8 of 9 people found the following review helpful
excellent coverage but wonky judgments,
This review is from: The History of English Poetry (Non-fiction) (Audio CD)
These discs cover a great deal of ground, introducing lesser known as well as famous poets. The information about the poets and the manner and object of the transmission of their works is also excellent.
I have two reservations about the set.
(a) I admire Sir D Jacobi, but was he really a good choice for this exercise? He is too much of an actOR [sic] for my taste: he declaims as if at a public gathering whereas one wants a more conversational tone. He reads little of the poetry himself...where he would have shone!
(b) Some of Whitfield's judgments strike me as naïf: for example, he claims that Shakespeare's works reveal his own clear moral or at least normative views. But surely Shakespeare was far too intelligent to tilt his plays in one direction or another: at the very least, Whitfield might have observed that tragedy is in many ways an account of how our attempts to lead a moral and fulfilled life come a cropper. As for the other plays, consider how many of the often conventional justice-is-done endings seem perfunctory and unconvincing. As for Shakespeare's poetic output, I'd believe that scarcely any moral commitment emerges unambiguously from them.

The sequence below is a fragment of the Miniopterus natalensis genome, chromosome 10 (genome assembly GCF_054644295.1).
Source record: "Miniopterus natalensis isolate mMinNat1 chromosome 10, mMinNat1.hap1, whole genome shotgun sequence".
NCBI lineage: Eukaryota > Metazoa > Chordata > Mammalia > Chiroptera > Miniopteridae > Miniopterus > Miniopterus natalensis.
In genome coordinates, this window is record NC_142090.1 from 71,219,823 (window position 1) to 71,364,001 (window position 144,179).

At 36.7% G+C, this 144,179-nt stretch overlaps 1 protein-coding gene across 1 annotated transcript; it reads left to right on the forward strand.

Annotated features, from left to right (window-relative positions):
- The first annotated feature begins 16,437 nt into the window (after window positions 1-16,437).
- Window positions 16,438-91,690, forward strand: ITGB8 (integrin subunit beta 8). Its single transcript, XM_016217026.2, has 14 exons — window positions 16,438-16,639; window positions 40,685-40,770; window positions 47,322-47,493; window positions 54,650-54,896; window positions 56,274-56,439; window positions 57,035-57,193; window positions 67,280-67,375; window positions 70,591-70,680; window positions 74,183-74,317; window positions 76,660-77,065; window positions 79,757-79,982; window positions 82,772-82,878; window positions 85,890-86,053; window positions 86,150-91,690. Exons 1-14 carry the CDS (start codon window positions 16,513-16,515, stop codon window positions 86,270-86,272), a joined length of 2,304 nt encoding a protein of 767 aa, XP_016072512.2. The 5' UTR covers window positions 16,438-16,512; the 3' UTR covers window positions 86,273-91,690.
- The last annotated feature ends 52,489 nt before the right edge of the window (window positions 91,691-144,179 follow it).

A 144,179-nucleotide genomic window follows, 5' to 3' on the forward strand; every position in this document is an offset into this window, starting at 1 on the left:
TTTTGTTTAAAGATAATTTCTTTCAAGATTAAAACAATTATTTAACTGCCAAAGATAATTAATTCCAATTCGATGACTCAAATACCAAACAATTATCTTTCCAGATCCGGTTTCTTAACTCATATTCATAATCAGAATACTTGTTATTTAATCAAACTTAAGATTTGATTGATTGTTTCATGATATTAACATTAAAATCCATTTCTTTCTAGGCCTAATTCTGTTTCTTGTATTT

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Showing 1-4 of 4 posts in this discussion
Initial post: 18 Sep 2010 13:50:16 BDT
Severn meadows says:
Thanks for a very intelligent set of points here.
Posted on 9 Aug 2013 12:24:35 BDT
Actors should never be let loose on poetry. if you can't get the poets themselves (I'm partial to the ladies myself - Wendy Cope, Sophie Hannah, Stevie Smith - what wouldn't one give to hear Sylvia Plath? - and a particular favourite of mine Siobhan Campbell - but maybe it's those eyes..) then read 'in the head', at your own pace. No anthology has ever surpassed John Hayward's for Penguin (it has the inestimable advantage of the original spelling) and for background I swear by Kenneth Hopkins's baldly titled English Poetry
Posted on 10 Aug 2015 06:21:32 BDT
David Howells says:
Very true. Actors generally cannot read poetry. They try to turn everything into a declamation on stage. Jacob's Lycidas is appalling as he puts emphasis on every word rther than certain syllables. Anton Lesser is as bad. I will noy be buying this.
In reply to an earlier post on 10 Aug 2015 06:57:51 BDT
Last edited by the author on 10 Aug 2015 06:59:53 BDT
To my mind the worst is Alec Guinness's Waste Land. What actors see as *feeling* is no substitute for thought, understanding. Blaggers all! (Having said that, up to WW1 poets declaimed like foghorns.)
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